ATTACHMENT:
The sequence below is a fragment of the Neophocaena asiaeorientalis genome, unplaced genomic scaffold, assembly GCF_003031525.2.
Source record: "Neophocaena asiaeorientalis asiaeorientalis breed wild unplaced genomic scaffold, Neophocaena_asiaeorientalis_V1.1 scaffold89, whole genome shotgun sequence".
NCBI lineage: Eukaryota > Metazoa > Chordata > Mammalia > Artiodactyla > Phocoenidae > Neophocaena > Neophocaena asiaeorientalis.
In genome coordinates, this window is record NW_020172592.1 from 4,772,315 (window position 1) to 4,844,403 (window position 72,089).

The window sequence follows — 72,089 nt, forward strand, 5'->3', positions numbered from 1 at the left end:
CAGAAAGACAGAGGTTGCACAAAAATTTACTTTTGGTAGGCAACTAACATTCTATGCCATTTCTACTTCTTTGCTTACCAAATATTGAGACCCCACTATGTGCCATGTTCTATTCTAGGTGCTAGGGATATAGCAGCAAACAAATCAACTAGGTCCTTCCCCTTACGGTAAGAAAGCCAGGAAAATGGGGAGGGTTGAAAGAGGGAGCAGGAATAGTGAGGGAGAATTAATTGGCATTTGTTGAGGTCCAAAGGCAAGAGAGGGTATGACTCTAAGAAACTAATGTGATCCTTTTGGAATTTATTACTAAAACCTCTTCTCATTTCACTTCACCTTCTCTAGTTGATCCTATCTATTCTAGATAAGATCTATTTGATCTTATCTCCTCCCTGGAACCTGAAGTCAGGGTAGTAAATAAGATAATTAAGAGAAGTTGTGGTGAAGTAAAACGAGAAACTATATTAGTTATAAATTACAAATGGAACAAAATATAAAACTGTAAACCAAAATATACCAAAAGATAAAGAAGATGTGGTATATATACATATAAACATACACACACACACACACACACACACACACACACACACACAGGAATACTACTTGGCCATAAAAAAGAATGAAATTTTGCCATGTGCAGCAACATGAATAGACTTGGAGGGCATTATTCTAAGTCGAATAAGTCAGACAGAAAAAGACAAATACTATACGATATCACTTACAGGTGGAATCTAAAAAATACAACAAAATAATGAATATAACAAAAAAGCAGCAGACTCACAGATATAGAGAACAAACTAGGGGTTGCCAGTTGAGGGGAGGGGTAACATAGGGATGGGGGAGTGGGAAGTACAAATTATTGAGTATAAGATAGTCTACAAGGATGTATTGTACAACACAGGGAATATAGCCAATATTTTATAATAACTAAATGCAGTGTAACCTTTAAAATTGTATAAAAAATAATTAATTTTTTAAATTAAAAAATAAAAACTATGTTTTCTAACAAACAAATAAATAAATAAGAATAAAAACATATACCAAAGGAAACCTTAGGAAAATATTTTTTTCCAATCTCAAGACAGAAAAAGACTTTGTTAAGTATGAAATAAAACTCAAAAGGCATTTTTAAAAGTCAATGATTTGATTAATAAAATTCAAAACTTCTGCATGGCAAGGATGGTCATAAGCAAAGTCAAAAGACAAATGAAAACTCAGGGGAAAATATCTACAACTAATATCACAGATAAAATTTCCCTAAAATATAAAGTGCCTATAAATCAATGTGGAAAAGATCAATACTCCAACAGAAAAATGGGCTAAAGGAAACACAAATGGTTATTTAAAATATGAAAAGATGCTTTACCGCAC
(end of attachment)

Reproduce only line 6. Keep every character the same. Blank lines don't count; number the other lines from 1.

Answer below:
CAGAAAGACAGAGGTTGCACAAAAATTTACTTTTGGTAGGCAACTAACATTCTATGCCATTTCTACTTCTTTGCTTACCAAATATTGAGACCCCACTATGTGCCATGTTCTATTCTAGGTGCTAGGGATATAGCAGCAAACAAATCAACTAGGTCCTTCCCCTTACGGTAAGAAAGCCAGGAAAATGGGGAGGGTTGAAAGAGGGAGCAGGAATAGTGAGGGAGAATTAATTGGCATTTGTTGAGGTCCAAAGGCAAGAGAGGGTATGACTCTAAGAAACTAATGTGATCCTTTTGGAATTTATTACTAAAACCTCTTCTCATTTCACTTCACCTTCTCTAGTTGATCCTATCTATTCTAGATAAGATCTATTTGATCTTATCTCCTCCCTGGAACCTGAAGTCAGGGTAGTAAATAAGATAATTAAGAGAAGTTGTGGTGAAGTAAAACGAGAAACTATATTAGTTATAAATTACAAATGGAACAAAATATAAAACTGTAAACCAAAATATACCAAAAGATAAAGAAGATGTGGTATATATACATATAAACATACACACACACACACACACACACACACACACACACACACAGGAATACTACTTGGCCATAAAAAAGAATGAAATTTTGCCATGTGCAGCAACATGAATAGACTTGGAGGGCATTATTCTAAGTCGAATAAGTCAGACAGAAAAAGACAAATACTATACGATATCACTTACAGGTGGAATCTAAAAAATACAACAAAATAATGAATATAACAAAAAAGCAGCAGACTCACAGATATAGAGAACAAACTAGGGGTTGCCAGTTGAGGGGAGGGGTAACATAGGGATGGGGGAGTGGGAAGTACAAATTATTGAGTATAAGATAGTCTACAAGGATGTATTGTACAACACAGGGAATATAGCCAATATTTTATAATAACTAAATGCAGTGTAACCTTTAAAATTGTATAAAAAATAATTAATTTTTTAAATTAAAAAATAAAAACTATGTTTTCTAACAAACAAATAAATAAATAAGAATAAAAACATATACCAAAGGAAACCTTAGGAAAATATTTTTTTCCAATCTCAAGACAGAAAAAGACTTTGTTAAGTATGAAATAAAACTCAAAAGGCATTTTTAAAAGTCAATGATTTGATTAATAAAATTCAAAACTTCTGCATGGCAAGGATGGTCATAAGCAAAGTCAAAAGACAAATGAAAACTCAGGGGAAAATATCTACAACTAATATCACAGATAAAATTTCCCTAAAATATAAAGTGCCTATAAATCAATGTGGAAAAGATCAATACTCCAACAGAAAAATGGGCTAAAGGAAACACAAATGGTTATTTAAAATATGAAAAGATGCTTTACCGCAC